He elaborates, “I read the script, make notes and keep reading the script again and again. If I need to shoot the next day, I discuss it with my director till we both come to an agreement completely in sync with the vision of the director. Actually, reading the script is a never-ending process, which goes on and on for me.

“Finally, it all boils down to how you are going to portray it in front of the camera. You cannot be a different character from one scene to the next, though the emotions may differ. You need to add and subtract from what you have prepared, and then do the blocking with the help of the director. Physical and mental preparation is a must for each and every role you do in each and every film.”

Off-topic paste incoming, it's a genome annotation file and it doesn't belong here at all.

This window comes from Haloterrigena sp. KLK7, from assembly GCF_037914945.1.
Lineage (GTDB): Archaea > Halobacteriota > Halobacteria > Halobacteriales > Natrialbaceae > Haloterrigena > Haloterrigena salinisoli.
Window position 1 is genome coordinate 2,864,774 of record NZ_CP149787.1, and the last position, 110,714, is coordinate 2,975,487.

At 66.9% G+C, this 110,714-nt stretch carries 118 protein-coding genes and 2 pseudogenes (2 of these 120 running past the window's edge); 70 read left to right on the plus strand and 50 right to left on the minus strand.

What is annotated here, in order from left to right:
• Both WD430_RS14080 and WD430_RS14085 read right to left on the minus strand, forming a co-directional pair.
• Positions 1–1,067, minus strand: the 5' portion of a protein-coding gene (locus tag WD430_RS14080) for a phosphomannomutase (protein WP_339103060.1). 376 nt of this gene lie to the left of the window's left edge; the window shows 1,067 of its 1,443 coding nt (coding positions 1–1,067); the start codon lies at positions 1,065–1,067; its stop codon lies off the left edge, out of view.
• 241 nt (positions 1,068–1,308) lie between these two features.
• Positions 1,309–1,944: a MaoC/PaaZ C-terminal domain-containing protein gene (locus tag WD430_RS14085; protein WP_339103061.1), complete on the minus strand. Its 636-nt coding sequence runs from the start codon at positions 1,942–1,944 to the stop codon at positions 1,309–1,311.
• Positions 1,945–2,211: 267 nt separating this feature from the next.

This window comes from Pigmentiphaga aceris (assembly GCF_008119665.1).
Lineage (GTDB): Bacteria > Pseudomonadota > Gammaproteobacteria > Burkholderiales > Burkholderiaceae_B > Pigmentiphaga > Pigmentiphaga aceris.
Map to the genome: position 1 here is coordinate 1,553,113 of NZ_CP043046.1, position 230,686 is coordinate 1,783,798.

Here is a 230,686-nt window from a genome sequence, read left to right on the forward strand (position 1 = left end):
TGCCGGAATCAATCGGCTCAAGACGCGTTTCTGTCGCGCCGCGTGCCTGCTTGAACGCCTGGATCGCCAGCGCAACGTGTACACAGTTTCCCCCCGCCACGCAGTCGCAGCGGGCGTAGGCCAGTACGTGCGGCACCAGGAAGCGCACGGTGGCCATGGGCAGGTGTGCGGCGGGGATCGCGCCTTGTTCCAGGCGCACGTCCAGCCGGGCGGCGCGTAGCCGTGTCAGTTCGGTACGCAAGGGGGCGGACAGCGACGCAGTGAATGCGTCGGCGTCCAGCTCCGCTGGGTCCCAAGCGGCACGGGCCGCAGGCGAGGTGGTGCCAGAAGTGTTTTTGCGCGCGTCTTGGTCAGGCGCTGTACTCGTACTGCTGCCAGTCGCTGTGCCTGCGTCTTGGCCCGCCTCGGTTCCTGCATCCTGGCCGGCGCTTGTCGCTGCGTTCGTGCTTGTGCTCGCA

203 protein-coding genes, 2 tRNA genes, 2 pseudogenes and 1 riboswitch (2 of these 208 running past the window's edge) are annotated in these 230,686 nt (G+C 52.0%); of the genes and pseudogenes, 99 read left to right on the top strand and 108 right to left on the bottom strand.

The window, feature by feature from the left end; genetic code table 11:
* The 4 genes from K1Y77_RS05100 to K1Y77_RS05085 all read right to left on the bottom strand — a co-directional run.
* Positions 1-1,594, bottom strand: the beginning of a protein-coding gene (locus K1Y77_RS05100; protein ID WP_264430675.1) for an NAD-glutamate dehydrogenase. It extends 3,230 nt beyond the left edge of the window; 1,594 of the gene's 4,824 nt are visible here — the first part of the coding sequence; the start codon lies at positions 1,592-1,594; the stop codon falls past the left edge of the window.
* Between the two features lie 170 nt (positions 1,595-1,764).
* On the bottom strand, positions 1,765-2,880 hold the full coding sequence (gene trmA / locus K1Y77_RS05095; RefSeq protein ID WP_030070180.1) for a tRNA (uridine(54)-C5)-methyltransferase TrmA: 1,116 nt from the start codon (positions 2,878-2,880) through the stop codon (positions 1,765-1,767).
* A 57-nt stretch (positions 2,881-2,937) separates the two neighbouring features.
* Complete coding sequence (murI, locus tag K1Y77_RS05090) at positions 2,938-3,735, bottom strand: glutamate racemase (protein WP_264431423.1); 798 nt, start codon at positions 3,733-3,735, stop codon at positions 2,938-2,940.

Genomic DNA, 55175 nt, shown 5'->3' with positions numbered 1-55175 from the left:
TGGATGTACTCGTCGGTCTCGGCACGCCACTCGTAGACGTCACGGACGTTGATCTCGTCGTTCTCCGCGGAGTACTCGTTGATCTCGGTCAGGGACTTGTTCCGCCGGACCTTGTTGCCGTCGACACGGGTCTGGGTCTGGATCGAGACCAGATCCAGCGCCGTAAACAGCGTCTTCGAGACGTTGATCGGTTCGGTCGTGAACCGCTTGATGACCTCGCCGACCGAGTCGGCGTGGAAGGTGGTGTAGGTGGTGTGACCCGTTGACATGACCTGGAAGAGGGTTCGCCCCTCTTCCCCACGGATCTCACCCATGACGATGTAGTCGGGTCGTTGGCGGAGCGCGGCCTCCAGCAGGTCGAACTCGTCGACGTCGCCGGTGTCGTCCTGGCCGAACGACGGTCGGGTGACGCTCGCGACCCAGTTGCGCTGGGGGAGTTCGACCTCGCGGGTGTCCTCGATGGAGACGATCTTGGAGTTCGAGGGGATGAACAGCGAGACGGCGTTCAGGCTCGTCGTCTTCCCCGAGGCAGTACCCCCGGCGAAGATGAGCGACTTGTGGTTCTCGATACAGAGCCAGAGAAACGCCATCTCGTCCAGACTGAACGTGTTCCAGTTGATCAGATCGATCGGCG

The rigorous preparation culminates in performances that have won him awards time and again, such as the National Award for Best Actor for Bhonsle in March 2021. The film’s release had faced the disruption of the pandemic, but the National Award came — yet again — as a validation of Bajpai’s art.

Manoj Bajpai in Bhonsle
Manoj Bajpai in Bhonsle, the role that won him the National Award for Best Actor in 2021. Image courtesy: Devashish Makhija

Recalling that feeling, the actor says, “The thrilling part is that the award came like a crown on top of all the awards the film had gathered for a couple of years. I [had] also won the Critics Award for Best Actor for the same film. And we did it under severely constricting financial circumstances.”